MAYWOOD, Ill. - U.S. Senator Dick Durbin, D-Ill., called on Congress to take action for Dreamers Friday after Attorney General Jeff Sessions said the Deferred Action for Childhood Arrivals program will end in six months.
Durbin met with three of the 32 Dreamers at Loyola University Chicago Stritch School of Medicine who are set to graduate soon.
Manuel Bernal, a DACA recipient, said he came to the United States from Mexico as a 2-year-old.
"This decision could not come at a worse time for me and other fourth year medical students of DACA status at this school and across the country as we prepare to apply for residency training programs in less than one week," said Bernal.
President Donald Trump has given Congress six months to pass legislation to protect Dreamers.
"We now have an effort underway, a bipartisan effort in the Senate and the House to make the Dream Act the law of the land," Durbin said.
For the Loyola University Dreamers, part of their commitment is to serve in places where they are needed the most. DACA recipient Aaima Sayed was just 3 years old when she came to the United States from Pakistan. She was Durbin's guest for Trump's State of the Union Address in February.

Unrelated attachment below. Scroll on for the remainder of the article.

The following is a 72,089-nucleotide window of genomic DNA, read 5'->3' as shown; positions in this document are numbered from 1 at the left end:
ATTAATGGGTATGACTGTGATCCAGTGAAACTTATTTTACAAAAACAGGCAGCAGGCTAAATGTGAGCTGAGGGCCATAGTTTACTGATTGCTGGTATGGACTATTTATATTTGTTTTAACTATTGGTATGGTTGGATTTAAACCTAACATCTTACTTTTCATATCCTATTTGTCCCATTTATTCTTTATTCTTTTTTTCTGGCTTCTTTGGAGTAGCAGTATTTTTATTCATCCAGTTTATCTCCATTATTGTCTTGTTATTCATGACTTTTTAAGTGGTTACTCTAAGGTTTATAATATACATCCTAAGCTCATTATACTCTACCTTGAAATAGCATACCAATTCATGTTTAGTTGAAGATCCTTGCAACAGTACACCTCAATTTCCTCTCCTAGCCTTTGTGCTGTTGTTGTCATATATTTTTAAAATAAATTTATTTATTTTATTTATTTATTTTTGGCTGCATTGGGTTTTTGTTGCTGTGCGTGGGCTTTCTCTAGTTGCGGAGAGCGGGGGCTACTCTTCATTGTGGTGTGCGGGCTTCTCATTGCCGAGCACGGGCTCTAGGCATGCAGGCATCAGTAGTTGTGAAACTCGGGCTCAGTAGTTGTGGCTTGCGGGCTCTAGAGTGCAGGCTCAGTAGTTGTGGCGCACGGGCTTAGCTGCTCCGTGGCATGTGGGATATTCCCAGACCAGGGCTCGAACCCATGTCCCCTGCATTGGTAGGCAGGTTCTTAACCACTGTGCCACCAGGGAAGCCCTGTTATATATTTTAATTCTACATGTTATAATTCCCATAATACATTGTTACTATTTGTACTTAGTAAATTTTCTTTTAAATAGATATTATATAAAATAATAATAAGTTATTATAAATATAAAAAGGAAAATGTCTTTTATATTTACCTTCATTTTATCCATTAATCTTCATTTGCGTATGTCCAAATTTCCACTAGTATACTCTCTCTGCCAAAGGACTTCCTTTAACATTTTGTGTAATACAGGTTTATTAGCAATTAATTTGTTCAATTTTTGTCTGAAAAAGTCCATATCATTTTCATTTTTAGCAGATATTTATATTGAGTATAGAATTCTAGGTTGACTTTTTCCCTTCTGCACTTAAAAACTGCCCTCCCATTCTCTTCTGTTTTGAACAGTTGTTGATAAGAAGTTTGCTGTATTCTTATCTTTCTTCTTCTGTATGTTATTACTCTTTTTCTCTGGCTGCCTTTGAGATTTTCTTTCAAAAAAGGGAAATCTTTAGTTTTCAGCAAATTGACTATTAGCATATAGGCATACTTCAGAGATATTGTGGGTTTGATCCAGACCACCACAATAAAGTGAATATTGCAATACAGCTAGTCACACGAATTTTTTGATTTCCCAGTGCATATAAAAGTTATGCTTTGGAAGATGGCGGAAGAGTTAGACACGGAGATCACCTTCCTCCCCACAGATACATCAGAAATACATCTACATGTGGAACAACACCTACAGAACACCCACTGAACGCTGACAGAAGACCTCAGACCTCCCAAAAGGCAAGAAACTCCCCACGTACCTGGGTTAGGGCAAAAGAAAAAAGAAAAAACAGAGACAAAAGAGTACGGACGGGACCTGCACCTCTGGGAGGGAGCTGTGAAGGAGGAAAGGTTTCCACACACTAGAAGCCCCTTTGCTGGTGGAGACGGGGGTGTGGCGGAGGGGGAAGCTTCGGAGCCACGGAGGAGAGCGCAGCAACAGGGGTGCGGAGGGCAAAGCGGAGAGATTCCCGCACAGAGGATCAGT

"DACA's retraction may potentially undermine all of my efforts," said Sayed. "But the loss wouldn't only be mine and that of my fellow classmates, all of the underserved communities that we have pledged to serve have much to lose."
Durbin said he is optimistic that as Congress works to pass a comprehensive spending bill by December 8, it will also pass the Dream Act.
"What I've heard from Republicans is if you'll give us border security, we can consider supporting the Dream Act, so that's where the conversation is today," said Durbin.
Durbin said when he and other leading Democrats talked with Trump earlier this week, Trump said if Congress can pass legislation to replace DACA, he will sign it. Durbin and others are hoping for a vote on the Dream Act without it being tied to other legislation.